Ph.D., Materials Science & Engineering1997, Vanderbilt University
Iyer's work is in the area of Micrometeoroid and Orbital Debris (MMOD) Hypervelocity Impact Hazard Mitigation. Specifically, it involves development of physics-based analysis capability and engineering approaches for designing spacecraft surfaces to be able to withstand impacts at speeds that are well beyond ground test capabilities (~10 km/s), and are therefore not amenable to purely empirical or test data based treatment. A closely related and intriguing area of research is evaluation of the shielding capability of unconventional or non-ideal Whipple shields, which spacecraft often must fly with, but fall outside the scope of the existing design paradigm.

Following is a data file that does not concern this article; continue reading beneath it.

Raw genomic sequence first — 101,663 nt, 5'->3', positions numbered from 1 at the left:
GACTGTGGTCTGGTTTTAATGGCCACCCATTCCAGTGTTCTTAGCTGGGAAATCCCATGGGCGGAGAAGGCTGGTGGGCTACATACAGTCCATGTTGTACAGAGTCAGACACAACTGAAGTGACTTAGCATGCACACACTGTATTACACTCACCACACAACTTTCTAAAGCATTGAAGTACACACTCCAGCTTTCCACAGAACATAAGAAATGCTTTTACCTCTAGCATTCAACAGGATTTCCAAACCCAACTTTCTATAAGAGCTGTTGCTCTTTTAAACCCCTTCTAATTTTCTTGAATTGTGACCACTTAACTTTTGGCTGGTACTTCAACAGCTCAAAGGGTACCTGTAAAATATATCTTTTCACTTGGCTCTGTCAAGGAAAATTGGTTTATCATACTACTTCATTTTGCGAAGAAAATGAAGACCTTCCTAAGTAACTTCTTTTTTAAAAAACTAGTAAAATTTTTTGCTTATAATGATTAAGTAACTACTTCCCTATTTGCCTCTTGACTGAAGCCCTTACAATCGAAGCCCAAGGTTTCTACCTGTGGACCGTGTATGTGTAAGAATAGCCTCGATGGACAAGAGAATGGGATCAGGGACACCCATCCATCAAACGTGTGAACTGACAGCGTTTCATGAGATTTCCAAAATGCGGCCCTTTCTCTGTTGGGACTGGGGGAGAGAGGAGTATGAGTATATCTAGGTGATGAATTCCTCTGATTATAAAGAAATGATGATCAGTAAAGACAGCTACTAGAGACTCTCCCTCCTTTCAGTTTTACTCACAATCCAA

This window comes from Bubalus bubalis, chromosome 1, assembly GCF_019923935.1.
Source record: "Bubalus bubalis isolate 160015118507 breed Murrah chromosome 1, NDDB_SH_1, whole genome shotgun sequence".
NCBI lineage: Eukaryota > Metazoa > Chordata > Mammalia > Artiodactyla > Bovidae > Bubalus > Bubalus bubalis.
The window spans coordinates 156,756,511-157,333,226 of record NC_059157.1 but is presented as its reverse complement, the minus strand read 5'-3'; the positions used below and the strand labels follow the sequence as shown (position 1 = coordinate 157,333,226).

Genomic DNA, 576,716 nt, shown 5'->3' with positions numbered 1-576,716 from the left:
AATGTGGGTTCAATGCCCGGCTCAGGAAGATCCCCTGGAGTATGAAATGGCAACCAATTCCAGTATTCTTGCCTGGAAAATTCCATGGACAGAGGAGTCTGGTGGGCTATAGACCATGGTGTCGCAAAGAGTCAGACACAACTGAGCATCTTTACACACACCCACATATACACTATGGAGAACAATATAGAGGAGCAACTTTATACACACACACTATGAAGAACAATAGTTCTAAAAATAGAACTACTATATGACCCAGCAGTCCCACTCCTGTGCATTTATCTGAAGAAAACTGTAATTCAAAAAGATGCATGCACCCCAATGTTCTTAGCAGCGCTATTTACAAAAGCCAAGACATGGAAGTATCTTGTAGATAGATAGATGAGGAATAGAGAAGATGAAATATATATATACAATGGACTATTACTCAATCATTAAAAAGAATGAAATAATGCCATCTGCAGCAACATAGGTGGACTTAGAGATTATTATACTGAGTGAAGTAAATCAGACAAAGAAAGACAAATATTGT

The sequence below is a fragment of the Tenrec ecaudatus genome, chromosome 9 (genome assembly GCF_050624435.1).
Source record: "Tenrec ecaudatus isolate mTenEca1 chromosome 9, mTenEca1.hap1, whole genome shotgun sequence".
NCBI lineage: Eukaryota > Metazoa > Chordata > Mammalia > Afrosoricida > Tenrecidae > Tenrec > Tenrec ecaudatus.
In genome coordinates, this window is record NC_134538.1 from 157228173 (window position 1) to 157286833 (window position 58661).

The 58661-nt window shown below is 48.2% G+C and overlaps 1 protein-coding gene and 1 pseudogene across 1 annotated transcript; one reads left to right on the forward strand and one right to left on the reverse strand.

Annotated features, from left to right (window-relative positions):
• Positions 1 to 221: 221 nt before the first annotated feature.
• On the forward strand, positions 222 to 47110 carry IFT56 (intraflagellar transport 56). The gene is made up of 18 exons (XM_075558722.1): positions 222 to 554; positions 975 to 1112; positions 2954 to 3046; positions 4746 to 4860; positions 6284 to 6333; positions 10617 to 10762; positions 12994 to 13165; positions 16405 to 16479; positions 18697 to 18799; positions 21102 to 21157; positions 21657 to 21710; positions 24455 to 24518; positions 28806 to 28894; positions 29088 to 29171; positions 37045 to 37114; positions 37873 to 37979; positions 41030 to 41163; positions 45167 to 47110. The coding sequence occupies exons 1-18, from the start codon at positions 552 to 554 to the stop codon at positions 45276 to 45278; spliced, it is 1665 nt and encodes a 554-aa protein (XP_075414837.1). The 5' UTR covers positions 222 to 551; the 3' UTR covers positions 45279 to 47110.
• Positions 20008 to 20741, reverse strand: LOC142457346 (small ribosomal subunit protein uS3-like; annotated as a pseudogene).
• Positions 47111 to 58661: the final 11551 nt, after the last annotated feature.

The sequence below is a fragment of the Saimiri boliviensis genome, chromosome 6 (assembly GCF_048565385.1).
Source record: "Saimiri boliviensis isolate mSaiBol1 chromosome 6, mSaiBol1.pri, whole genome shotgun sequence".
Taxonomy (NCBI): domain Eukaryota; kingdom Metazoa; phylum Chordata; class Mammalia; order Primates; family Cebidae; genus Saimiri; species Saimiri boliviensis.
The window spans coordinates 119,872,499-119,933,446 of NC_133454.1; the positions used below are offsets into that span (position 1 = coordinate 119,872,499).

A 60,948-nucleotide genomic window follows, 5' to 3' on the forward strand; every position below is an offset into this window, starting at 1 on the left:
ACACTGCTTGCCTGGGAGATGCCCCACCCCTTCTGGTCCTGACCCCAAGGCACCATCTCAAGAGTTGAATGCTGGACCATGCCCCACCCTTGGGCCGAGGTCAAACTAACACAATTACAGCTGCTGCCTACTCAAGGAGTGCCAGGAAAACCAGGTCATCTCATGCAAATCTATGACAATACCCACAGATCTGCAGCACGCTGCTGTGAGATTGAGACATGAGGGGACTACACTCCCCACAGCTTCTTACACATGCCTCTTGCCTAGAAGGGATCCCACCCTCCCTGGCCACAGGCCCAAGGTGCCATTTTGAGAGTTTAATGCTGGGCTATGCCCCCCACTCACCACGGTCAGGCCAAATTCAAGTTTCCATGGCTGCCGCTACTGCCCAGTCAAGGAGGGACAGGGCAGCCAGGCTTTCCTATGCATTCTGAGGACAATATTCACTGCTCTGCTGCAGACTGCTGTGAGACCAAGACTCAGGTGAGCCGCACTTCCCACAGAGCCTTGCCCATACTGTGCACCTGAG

Iyer and his colleagues made notable advances in the field for NASA’s Parker Solar Probe mission, which is contending with Near Sun dust impacts at speeds as high as 300 km/s. These and other new solutions have been applied to the New Horizons and Europa Clipper missions as well. Some of this work is presented in peer-reviewed open source publications.
The field of evaluating MMOD risks to missions, specific system failure and damage modes, and providing mitigating design specifications to vulnerable systems involves a unique multi-disciplinary capability that spans expertise in spacecraft systems engineering, high-rate materials failure mechanics, mission operations, astronomy, and hypervelocity impact (HVI) shock physics. Iyer and the team at APL bring this unique capability to bear for NASA missions on an as-needed basis.
Notable Awards and Leadership
|2017||Fellow of the American Society of Mechanical Engineers|
|2015||Outstanding Development Paper in an Externally Referred Publication: Interplanetary Dust Particle Shielding Capability of Spacecraft Multi-Layer Insulation|
|2013||R. W. Hart Prize for Best IR&D Research Project|